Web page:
I am doing this on a Dell D620 with 4Gb RAM and Intel VT enabled in the BIOS, running Vista x86 and VMware Workstation v6.5.2 build 156735



I haven’t tried, but I assume I can’t power on VM’s under this instance of vSphere but I can connect them to a vCenter 4 machine and practice with all the management and configuration tools.

Happy tweaking…

Importing vCenter 2.5 Customization Specifications into vCenter 4


If you have a lot of customization specifications setup in your vCenter server you are likely to want to copy these to your vSphere/vCenter 4 lab or production system when it’s released, otherwise it’s a bit tedious typing it all in again 🙂

The following steps show how to export and then import your guest customization specifications into vCenter 4 you have to do them one by one as there is no multi-select available.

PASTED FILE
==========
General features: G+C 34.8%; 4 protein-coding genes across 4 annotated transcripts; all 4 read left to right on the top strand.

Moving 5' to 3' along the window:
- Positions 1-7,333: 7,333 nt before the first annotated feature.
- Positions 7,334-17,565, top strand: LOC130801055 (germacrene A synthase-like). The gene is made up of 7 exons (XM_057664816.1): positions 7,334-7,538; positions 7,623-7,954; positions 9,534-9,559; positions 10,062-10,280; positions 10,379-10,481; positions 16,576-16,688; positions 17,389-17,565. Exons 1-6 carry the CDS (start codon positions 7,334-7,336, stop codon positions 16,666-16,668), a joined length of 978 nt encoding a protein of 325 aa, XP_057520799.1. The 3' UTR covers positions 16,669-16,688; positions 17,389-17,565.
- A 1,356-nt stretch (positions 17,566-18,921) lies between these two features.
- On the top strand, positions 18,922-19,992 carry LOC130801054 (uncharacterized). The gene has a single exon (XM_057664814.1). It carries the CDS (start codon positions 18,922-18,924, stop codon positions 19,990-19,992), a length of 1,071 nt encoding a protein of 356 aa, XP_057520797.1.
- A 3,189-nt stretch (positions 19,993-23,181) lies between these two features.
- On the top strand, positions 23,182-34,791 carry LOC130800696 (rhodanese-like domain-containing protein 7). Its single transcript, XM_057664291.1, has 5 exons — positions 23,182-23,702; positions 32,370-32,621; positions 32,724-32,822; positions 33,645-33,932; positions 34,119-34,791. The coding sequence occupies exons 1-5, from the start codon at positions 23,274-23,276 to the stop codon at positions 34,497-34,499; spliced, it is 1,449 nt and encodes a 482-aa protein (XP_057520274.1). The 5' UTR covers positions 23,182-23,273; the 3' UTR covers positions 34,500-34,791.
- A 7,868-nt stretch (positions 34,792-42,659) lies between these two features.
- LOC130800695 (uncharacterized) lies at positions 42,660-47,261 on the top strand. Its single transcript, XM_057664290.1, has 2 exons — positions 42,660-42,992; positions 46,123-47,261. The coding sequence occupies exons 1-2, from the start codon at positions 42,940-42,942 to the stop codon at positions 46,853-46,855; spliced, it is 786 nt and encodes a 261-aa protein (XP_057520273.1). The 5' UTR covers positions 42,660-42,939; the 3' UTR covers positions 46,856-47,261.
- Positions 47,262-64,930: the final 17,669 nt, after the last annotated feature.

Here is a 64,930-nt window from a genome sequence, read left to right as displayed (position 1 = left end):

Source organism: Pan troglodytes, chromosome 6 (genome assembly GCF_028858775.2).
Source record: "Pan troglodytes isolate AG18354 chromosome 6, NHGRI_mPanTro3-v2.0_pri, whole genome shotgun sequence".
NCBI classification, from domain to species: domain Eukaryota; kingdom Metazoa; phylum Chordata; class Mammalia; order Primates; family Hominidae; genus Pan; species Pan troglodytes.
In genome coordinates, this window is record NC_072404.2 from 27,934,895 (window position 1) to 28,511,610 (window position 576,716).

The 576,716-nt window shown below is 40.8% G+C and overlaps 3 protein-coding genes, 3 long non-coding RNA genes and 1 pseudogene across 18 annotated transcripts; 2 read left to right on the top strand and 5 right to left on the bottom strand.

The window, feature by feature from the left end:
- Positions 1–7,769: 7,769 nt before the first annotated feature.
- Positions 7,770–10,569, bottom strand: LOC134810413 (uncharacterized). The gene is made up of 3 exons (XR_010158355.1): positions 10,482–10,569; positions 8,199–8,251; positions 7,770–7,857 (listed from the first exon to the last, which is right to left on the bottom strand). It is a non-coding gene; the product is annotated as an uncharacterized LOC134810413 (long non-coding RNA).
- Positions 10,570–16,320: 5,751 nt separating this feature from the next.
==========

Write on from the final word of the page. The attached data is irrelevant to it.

First, export the settings from the vCenter 2.5 server using the VI client connected to the vCenter 2.5 server (not the ESX host)


Then save each one out as an .XML file


Then connect your VI client to your vCenter 4 server (not the vSphere host itself) and go to the home view and click on the Customization Specifications Manager icon


Then click import and choose the .XML file you exported previously


Click OK and it will import the template

if you have encrypted passwords stored in your customization template then you will be prompted to re-enter them (unless you used a real certificate or PKI across both hosts)


It will then run you through the guest customization wizard to re-enter the password, but don’t worry all the other settings are retained you only need to re-type the password.


Once you’ve been through this process the customization specification is now available for use when you deploy from a template within vCenter 4.

Other than that the overall template process is similar to the VI3 process that I wrote about a while ago here